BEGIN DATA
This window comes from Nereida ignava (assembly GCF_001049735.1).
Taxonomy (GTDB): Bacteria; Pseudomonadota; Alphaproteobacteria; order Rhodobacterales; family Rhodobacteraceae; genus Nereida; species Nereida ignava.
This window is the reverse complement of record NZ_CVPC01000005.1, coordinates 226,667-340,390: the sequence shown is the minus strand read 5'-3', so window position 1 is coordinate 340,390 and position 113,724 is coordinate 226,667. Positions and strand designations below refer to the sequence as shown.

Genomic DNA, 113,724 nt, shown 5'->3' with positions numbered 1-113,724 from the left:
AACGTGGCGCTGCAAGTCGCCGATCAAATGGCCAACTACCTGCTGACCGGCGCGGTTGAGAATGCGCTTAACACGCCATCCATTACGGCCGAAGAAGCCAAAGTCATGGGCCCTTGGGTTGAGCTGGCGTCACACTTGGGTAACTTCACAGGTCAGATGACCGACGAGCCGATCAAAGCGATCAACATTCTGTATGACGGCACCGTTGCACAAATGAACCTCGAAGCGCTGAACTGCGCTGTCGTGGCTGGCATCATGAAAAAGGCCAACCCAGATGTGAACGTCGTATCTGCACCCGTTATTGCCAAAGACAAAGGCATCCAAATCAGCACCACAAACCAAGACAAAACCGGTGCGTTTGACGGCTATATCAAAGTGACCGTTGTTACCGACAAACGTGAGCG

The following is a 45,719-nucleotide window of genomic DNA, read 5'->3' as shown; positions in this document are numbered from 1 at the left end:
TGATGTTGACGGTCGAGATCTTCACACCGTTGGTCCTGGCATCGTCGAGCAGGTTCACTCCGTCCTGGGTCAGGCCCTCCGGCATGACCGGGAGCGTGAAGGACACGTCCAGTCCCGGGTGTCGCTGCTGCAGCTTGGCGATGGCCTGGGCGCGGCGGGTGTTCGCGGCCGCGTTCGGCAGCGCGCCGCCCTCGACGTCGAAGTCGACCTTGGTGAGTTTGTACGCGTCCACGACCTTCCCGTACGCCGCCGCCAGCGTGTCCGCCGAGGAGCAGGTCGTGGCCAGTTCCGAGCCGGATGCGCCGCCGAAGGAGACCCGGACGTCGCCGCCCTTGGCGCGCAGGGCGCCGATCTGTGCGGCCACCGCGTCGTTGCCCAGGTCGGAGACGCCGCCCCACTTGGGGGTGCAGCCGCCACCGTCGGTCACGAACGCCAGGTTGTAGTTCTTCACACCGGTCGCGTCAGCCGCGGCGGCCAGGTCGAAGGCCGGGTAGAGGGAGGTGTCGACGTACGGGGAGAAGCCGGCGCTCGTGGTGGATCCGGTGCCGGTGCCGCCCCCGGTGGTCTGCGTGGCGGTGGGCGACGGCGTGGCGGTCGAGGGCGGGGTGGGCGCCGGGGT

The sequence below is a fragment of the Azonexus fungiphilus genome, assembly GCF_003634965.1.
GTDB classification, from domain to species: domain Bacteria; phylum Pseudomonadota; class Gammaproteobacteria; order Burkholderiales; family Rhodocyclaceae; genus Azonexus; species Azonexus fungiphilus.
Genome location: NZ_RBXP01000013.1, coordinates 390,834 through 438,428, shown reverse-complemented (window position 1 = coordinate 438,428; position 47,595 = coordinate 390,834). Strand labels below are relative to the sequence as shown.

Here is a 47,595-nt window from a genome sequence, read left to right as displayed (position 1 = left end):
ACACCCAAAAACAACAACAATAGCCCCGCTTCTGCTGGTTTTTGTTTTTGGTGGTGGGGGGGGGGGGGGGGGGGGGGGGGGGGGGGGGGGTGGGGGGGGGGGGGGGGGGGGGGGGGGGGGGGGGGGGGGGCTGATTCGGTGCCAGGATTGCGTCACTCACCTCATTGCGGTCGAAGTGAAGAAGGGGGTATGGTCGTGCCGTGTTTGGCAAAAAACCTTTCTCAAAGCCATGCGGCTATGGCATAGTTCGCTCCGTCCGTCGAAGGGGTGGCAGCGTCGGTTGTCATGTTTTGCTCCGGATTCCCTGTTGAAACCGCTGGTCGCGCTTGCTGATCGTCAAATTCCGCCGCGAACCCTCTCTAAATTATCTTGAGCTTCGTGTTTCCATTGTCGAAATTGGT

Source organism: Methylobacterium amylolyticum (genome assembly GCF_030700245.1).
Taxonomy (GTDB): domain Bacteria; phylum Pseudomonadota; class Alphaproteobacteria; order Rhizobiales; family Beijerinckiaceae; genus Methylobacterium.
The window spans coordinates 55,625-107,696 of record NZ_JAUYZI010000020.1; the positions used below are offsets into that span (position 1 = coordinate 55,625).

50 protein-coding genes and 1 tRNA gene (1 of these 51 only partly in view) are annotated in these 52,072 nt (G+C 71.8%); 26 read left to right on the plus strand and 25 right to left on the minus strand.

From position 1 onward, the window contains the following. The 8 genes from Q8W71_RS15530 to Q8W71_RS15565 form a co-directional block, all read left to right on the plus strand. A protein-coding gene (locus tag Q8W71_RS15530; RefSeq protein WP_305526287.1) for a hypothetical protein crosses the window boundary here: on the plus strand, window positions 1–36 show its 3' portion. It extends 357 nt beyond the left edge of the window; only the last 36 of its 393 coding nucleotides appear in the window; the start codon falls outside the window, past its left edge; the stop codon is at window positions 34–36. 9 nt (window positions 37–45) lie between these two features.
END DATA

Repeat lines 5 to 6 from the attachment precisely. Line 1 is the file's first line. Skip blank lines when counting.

AACGTGGCGCTGCAAGTCGCCGATCAAATGGCCAACTACCTGCTGACCGGCGCGGTTGAGAATGCGCTTAACACGCCATCCATTACGGCCGAAGAAGCCAAAGTCATGGGCCCTTGGGTTGAGCTGGCGTCACACTTGGGTAACTTCACAGGTCAGATGACCGACGAGCCGATCAAAGCGATCAACATTCTGTATGACGGCACCGTTGCACAAATGAACCTCGAAGCGCTGAACTGCGCTGTCGTGGCTGGCATCATGAAAAAGGCCAACCCAGATGTGAACGTCGTATCTGCACCCGTTATTGCCAAAGACAAAGGCATCCAAATCAGCACCACAAACCAAGACAAAACCGGTGCGTTTGACGGCTATATCAAAGTGACCGTTGTTACCGACAAACGTGAGCG

The following is a 45,719-nucleotide window of genomic DNA, read 5'->3' as shown; positions in this document are numbered from 1 at the left end: